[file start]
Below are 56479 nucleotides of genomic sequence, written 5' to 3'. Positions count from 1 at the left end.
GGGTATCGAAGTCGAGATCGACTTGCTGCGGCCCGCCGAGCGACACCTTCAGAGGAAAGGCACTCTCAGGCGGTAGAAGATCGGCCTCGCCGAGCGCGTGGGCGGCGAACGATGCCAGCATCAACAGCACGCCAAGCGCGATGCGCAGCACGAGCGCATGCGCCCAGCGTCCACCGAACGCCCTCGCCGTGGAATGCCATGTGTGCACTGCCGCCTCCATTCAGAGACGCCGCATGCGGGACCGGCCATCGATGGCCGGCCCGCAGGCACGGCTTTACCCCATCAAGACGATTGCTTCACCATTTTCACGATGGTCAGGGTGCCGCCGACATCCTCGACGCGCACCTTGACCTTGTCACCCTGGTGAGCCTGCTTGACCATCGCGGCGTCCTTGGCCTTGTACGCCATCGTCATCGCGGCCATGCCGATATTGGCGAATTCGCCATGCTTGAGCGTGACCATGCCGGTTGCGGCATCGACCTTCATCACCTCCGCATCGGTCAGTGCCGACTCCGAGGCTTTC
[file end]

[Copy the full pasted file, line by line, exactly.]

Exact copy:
Below are 56479 nucleotides of genomic sequence, written 5' to 3'. Positions count from 1 at the left end.
GGGTATCGAAGTCGAGATCGACTTGCTGCGGCCCGCCGAGCGACACCTTCAGAGGAAAGGCACTCTCAGGCGGTAGAAGATCGGCCTCGCCGAGCGCGTGGGCGGCGAACGATGCCAGCATCAACAGCACGCCAAGCGCGATGCGCAGCACGAGCGCATGCGCCCAGCGTCCACCGAACGCCCTCGCCGTGGAATGCCATGTGTGCACTGCCGCCTCCATTCAGAGACGCCGCATGCGGGACCGGCCATCGATGGCCGGCCCGCAGGCACGGCTTTACCCCATCAAGACGATTGCTTCACCATTTTCACGATGGTCAGGGTGCCGCCGACATCCTCGACGCGCACCTTGACCTTGTCACCCTGGTGAGCCTGCTTGACCATCGCGGCGTCCTTGGCCTTGTACGCCATCGTCATCGCGGCCATGCCGATATTGGCGAATTCGCCATGCTTGAGCGTGACCATGCCGGTTGCGGCATCGACCTTCATCACCTCCGCATCGGTCAGTGCCGACTCCGAGGCTTTC